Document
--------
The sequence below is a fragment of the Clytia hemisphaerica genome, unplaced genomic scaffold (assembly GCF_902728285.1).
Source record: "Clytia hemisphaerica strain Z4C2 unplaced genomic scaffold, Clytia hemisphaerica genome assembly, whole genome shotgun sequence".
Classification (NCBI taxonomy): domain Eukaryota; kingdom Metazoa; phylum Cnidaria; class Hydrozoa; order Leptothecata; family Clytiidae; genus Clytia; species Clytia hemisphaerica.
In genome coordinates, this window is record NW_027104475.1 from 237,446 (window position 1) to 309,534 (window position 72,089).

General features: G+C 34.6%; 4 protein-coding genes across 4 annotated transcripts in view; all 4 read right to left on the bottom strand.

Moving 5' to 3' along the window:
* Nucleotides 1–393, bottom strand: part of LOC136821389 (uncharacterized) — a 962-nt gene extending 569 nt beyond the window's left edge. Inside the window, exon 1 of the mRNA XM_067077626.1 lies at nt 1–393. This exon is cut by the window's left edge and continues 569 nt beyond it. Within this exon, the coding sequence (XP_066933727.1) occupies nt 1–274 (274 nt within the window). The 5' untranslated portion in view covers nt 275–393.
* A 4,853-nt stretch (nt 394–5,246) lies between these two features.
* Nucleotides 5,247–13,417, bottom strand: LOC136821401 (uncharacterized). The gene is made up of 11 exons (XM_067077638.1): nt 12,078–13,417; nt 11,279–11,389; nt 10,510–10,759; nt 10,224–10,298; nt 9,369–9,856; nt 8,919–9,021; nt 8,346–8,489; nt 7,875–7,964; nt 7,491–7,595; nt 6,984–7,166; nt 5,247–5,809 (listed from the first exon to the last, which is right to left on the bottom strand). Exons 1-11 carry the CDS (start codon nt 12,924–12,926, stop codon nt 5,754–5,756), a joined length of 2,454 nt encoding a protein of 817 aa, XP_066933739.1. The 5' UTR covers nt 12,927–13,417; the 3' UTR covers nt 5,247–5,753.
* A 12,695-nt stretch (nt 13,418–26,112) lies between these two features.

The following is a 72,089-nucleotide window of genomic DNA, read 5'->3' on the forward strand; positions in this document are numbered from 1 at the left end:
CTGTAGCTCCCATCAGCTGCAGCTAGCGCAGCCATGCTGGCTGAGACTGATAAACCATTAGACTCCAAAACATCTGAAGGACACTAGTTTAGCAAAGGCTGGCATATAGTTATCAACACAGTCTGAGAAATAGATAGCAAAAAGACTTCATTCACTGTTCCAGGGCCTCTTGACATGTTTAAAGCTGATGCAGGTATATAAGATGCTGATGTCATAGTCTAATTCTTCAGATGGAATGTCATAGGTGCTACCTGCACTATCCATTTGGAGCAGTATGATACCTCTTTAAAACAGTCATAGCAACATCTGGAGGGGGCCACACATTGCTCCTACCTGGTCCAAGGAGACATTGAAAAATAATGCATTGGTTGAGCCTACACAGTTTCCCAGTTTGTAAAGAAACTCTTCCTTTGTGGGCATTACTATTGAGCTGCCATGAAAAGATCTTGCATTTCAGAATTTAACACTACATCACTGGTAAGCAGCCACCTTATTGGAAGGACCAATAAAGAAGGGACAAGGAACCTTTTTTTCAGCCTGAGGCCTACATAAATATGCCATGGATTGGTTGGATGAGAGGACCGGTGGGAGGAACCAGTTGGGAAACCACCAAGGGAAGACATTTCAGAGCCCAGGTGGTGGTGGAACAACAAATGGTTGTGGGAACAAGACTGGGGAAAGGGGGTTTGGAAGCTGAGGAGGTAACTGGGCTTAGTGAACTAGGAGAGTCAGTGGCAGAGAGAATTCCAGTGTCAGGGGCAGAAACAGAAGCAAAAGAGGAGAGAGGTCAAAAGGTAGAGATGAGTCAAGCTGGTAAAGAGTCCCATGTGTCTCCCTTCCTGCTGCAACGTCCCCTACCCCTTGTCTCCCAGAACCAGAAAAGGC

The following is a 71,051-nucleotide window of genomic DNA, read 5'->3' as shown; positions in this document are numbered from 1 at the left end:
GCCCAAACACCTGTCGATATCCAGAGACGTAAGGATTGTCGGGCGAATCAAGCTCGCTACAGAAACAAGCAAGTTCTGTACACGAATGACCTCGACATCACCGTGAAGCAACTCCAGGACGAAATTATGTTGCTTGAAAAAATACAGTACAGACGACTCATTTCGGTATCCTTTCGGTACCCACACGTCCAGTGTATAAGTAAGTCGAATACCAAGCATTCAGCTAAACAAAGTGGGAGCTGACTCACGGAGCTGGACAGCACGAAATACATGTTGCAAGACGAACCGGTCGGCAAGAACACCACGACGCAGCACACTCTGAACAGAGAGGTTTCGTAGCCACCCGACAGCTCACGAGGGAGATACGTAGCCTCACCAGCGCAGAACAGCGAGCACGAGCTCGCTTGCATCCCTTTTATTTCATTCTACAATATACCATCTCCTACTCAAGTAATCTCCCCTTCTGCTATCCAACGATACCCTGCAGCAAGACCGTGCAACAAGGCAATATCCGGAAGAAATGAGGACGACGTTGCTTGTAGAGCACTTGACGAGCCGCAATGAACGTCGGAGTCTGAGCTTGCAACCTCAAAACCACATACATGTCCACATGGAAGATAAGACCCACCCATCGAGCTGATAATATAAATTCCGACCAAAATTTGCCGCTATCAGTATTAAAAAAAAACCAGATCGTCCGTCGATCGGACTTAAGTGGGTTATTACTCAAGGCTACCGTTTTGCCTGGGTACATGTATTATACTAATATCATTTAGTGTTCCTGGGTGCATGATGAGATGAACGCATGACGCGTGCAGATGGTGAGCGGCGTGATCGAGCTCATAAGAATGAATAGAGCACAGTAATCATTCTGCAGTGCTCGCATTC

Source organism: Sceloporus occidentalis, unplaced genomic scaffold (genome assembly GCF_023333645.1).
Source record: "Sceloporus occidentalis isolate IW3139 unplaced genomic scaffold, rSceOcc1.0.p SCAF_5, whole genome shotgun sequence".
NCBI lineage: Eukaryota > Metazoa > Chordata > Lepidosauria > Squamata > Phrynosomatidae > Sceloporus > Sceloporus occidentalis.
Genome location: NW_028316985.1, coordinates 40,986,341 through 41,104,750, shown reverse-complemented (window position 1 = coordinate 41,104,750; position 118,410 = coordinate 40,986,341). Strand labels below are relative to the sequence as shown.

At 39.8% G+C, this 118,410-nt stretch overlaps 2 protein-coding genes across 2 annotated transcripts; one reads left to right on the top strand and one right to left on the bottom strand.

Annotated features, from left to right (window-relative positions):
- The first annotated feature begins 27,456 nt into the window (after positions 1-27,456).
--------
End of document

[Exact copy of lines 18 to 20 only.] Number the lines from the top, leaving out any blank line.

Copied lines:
Genome location: NW_028316985.1, coordinates 40,986,341 through 41,104,750, shown reverse-complemented (window position 1 = coordinate 41,104,750; position 118,410 = coordinate 40,986,341). Strand labels below are relative to the sequence as shown.

At 39.8% G+C, this 118,410-nt stretch overlaps 2 protein-coding genes across 2 annotated transcripts; one reads left to right on the top strand and one right to left on the bottom strand.

Annotated features, from left to right (window-relative positions):